Does Burma’s review of constitution hold hope for Suu Kyi?By Zin Linn Mar 19, 2013 9:19PM UTC
Parliamentarians from Burma’s ruling party on March 15 took the first step towards the possible revision of the constitution which was drawn up under the previous military junta and intentionally vetoes the opposition leader Aung San Suu Kyi from the presidency.
The constitution says that candidates whose spouses or offspring are citizens of a foreign country shall not run in the presidential and vice-presidential selection. As Suu Kyi’s late husband Michael Aris and their two adult sons are British, people can easily see such clauses are targeted at the opposition leader.
The constitution, which was passed in a rigged and undemocratic 2008 referendum, also sets aside 25% of parliamentary seats for military personnel chosen by the armed forces chief.
As reported in Eleven Media Group’s Sunday news, the revision proposal was submitted as an important issue to the lower house by Thura Aye Myint, vice chairman of the Union Solidarity and Development Party (USDP), and it was approved without any disagreement. Military appointed parliamentarians also voted in support of the proposal.
“I believe that the 2008 Constitution now requires reviewing according to the current situation of the country though it was written with a good cause for the future of our country,” Thura Aye Myint said at the parliament.
“A committee or commission will be formed comprising of law experts, academics and professionals,” he added.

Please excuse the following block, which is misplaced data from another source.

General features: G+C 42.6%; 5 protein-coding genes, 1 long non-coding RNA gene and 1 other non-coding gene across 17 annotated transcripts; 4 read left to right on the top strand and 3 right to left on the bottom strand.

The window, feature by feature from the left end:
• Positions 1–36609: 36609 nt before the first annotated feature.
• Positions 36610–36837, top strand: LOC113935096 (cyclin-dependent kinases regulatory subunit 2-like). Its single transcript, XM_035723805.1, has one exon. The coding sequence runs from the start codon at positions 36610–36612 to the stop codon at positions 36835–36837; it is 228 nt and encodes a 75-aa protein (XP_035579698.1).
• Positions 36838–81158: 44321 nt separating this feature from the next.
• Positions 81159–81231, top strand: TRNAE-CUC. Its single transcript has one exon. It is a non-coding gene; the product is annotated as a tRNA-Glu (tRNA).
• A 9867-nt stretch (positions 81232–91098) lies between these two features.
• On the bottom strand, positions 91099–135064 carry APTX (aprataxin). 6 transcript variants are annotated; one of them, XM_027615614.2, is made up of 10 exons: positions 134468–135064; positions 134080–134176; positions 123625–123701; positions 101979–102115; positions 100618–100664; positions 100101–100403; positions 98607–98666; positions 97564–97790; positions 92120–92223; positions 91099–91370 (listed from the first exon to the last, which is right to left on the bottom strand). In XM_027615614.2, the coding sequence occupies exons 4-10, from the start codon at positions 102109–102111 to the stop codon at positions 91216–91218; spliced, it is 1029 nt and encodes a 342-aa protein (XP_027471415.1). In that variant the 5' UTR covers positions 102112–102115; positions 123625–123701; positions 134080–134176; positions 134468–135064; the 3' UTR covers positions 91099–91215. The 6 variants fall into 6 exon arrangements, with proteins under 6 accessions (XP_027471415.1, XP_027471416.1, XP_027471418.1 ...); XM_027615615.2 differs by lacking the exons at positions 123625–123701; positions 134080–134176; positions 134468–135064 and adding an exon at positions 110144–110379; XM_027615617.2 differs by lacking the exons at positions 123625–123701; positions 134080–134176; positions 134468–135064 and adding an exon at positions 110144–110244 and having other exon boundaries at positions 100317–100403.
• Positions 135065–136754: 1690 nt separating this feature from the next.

Since taking office in March 2011, Thein Sein has introduced a series of political and economic reforms after almost five decades of authoritarian rule by military dictatorship. A major reform was giving political space for Suu Kyi’s party the National League for Democracy (NLD) to take part in the by-electoral process through which the NLD won 43 of 44 seats last year.
Although USDP’s MPs submitted a constitutional amendment, it is not expected to meet Suu Kyi’s dream for presidency.
Burma’s current Constitution is inundated with misleading principles. It says the country must be united under one military command. To bring the ethnic groups in line with this, the previous military regime ordered all armed rebel groups to become part of Burma’s border guard force ahead of the 2010 election.
Ethnic minorities have been suffering through five decades of brutal military operations in the name of national unity. Attacks on these rural civilians continue on a regular basis. There is a constant demand from Burma’s ethnic groups to enjoy equal political, social and economic rights. The Constitution must guarantee the rights of self-determination and of equal representation for every ethnic group in the Parliament. It is also required to include provisions against racial discrimination.
At the June 2004 National Convention, 13 ceasefire groups submitted a political proposal demanding equal access to the plenary session. But the convention’s convening committee dismissed the proposal as improper. When the 2008 Constitution came out, none of the political points proposed by the ethnic representatives were included.
Ethnic revolutionary groups in the five states have been looking for increased freedom from successive Burmese governments since the country’s independence in 1948.
The junta took 14 years to draft the current constitution. It was boycotted by the National League for Democracy (NLD) and others ethnic democratic parties who gained a landslide victory in the 1990 elections.
On Monday, Aye Aye Win of Associated Press reported that a lawmaker from Suu Kyi’s NLD party, Phyo Min Thein, suggested the ruling party constitutional amendment proposal was meant to reward Suu Kyi for her moderate position in the dispute over the Letpadaung co